well as the North American and European public’s trust in government and public
institutions.

The spread of online disinformation had become a heated political concern amid
U.S. intelligence reports that Russia sought to use it to influence the 2016
U.S. presidential election. In May, Canadian Foreign Affairs Minister Chrystia
Freeland warned that such tactics could be used here. On Monday, British Prime
Minister Theresa May accused Russia of seeking to “weaponize information.” In
October, Facebook released a sampling of political ads bought by Russians that
were aimed at U.S. audiences – many were not about candidates but sought to gin
up divisions, including ads that supported and attacked the anti-racism movement
Black Lives Matter.

Global Research is viewed by NATO’s Strategic Communications Centre of
Excellence – or StratCom – as playing a key accelerant role in helping
popularize articles with lit- tle basis in fact that also happen to fit the
narratives being pushed by the Kremlin, in particular, and the Assad regime.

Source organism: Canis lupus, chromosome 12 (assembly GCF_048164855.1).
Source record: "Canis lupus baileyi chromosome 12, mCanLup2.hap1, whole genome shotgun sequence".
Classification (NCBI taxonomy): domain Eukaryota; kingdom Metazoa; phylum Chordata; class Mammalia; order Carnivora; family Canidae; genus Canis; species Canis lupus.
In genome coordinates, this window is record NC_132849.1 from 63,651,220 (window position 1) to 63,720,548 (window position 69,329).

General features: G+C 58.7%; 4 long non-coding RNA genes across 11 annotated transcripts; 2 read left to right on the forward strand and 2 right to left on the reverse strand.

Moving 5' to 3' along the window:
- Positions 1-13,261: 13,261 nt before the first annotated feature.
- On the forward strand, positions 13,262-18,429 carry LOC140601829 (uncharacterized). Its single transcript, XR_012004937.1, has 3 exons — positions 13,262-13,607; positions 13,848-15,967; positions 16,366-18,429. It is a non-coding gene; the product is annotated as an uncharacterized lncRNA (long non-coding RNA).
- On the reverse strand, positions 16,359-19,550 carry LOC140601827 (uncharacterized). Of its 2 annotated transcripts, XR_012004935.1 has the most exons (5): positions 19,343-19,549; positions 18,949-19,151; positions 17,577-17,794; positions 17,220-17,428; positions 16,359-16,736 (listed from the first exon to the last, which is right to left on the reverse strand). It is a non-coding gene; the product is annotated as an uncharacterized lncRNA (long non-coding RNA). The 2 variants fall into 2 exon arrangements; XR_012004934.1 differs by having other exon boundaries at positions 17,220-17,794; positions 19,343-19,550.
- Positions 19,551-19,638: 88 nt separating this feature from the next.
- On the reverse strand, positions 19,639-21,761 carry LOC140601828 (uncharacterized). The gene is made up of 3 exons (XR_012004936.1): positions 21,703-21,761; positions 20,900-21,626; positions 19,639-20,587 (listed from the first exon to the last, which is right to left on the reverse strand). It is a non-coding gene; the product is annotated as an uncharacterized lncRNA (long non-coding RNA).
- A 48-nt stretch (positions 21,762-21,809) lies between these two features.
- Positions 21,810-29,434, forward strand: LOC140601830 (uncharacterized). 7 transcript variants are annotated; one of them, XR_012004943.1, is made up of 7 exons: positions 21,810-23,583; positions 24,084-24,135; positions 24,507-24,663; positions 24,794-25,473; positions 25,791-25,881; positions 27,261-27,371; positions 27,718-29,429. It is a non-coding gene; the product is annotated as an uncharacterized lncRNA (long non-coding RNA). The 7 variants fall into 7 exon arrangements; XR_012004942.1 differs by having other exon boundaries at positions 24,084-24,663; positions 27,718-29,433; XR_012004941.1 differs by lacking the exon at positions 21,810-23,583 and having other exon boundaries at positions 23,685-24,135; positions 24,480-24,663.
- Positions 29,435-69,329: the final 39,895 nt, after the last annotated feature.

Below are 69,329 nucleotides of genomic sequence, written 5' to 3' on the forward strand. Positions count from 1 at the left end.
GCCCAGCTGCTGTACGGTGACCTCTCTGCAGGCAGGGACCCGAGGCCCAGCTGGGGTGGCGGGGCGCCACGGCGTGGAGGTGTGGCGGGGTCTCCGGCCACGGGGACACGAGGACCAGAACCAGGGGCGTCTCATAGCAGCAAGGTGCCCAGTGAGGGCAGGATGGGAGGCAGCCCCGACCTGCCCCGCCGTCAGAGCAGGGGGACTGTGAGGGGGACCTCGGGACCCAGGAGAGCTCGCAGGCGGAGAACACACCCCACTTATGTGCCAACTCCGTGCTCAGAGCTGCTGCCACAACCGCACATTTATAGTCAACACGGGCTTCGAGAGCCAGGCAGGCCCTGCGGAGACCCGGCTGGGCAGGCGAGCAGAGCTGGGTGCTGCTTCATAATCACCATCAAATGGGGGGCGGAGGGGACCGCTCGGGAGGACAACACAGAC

At its headquarters in Riga, StratCom researchers consider globalresearch.ca to
be a link in a network that reposts such stories. “That way, they increase the
Google ranking of the story and create the illusion of multisource
verification,” said Donara Barojan, who does digital forensic research for the
centre. But she said she did not yet have proof that Global Research is
connected to any government.

The site’s founder, Michel Chossudovsky, has long been an iconoclast, a leftist
University of Ottawa economics professor who challenges mainstream capitalist
economics. Locally, he gained brief notoriety when his theories of Israeli
cabals sparked allegations of anti-Semitism. His site, globalresearch.ca, tends
to view the United States as a militaristic aggressor and NATO as its
warmongering tool – views also promoted by Russia. It also asserts the United
States is behind extremists such as the Islamic State and its allies, a view
promoted by the Assad regime.
So is globalresearch.ca just an outlet for views that happen to align with those
of the Kremlin and Damascus? Or is it affiliated?

Mr. Chossudovsky didn’t want to discuss that. He has spoken occasionally to
reporters over the years to expound his political theories, but when The Globe
and Mail went to his waterfront home in L’Île- Cadieux, Que., in May, he
declined to speak about how globalresearch.ca functions and whether it is
aligned with Moscow or any other government.

“Not on that topic,” he said, insisting “it would not be appropriate,” without